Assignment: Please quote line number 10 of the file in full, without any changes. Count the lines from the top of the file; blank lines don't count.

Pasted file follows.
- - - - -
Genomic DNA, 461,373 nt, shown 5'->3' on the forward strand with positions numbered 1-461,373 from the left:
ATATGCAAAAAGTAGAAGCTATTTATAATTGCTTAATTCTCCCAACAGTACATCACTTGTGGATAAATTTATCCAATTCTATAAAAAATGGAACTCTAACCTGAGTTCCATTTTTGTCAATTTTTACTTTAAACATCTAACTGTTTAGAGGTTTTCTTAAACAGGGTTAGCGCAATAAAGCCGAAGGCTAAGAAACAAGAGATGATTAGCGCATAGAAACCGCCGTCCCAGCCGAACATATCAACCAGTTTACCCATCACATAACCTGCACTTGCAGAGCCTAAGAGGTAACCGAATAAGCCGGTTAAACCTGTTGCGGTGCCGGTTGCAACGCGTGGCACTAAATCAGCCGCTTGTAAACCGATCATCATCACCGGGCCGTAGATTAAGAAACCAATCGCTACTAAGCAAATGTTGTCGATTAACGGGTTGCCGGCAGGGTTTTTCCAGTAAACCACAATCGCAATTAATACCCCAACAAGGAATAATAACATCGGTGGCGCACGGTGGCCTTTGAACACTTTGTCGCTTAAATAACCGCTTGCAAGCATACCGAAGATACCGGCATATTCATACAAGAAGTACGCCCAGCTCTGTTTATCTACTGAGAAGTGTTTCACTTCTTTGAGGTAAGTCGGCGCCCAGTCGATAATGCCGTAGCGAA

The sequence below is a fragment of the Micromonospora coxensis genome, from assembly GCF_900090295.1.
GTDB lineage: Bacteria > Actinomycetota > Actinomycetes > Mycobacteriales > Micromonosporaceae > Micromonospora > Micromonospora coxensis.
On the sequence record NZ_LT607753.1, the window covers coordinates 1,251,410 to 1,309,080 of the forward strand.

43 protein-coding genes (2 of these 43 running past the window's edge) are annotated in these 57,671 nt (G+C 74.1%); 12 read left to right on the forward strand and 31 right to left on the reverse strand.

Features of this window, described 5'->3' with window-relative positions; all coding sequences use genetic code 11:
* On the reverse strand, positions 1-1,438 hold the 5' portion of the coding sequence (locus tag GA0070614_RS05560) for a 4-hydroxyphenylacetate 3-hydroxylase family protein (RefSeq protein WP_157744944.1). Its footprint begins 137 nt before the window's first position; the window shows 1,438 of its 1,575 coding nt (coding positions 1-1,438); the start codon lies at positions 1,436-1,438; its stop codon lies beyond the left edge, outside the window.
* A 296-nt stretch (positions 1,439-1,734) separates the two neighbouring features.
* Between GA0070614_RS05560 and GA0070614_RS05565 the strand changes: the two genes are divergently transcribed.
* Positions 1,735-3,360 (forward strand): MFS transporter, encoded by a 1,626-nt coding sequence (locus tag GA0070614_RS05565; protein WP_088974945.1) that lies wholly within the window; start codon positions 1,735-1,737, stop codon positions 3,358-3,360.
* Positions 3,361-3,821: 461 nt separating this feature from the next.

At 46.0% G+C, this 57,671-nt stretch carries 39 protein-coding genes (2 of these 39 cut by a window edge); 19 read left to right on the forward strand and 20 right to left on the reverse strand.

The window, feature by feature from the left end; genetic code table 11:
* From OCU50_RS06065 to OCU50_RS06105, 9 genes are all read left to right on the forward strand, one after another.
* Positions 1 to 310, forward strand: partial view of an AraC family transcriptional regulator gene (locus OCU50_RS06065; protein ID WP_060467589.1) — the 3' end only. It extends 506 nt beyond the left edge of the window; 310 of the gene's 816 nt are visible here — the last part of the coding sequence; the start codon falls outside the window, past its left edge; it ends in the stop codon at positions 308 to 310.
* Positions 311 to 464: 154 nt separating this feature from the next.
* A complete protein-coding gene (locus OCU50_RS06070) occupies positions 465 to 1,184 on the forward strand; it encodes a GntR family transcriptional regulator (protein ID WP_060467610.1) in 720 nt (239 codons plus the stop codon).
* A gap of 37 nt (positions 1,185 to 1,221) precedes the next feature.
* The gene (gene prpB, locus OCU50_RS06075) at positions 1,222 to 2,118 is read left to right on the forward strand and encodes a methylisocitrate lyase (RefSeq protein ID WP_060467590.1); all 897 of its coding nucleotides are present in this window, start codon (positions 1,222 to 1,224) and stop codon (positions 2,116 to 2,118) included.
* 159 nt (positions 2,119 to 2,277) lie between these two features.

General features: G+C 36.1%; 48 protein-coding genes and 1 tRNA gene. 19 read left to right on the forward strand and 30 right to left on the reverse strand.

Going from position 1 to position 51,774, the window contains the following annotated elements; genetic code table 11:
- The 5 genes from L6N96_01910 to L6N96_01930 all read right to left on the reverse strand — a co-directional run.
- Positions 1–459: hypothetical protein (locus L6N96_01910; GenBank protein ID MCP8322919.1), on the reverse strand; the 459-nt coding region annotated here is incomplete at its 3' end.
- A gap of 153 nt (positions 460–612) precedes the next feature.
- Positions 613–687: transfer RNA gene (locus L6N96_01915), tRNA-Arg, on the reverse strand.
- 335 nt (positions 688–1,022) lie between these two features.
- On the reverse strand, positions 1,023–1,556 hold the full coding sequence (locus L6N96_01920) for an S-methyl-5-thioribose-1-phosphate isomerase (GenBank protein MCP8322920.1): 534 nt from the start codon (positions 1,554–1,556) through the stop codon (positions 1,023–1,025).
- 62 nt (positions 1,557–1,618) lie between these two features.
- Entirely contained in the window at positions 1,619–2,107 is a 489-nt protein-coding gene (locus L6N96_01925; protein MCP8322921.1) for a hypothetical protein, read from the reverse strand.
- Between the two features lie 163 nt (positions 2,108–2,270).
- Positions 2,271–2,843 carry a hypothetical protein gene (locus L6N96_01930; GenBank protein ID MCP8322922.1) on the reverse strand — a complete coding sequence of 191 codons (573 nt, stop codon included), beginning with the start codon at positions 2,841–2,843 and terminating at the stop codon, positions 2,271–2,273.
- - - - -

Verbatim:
* Between GA0070614_RS05560 and GA0070614_RS05565 the strand changes: the two genes are divergently transcribed.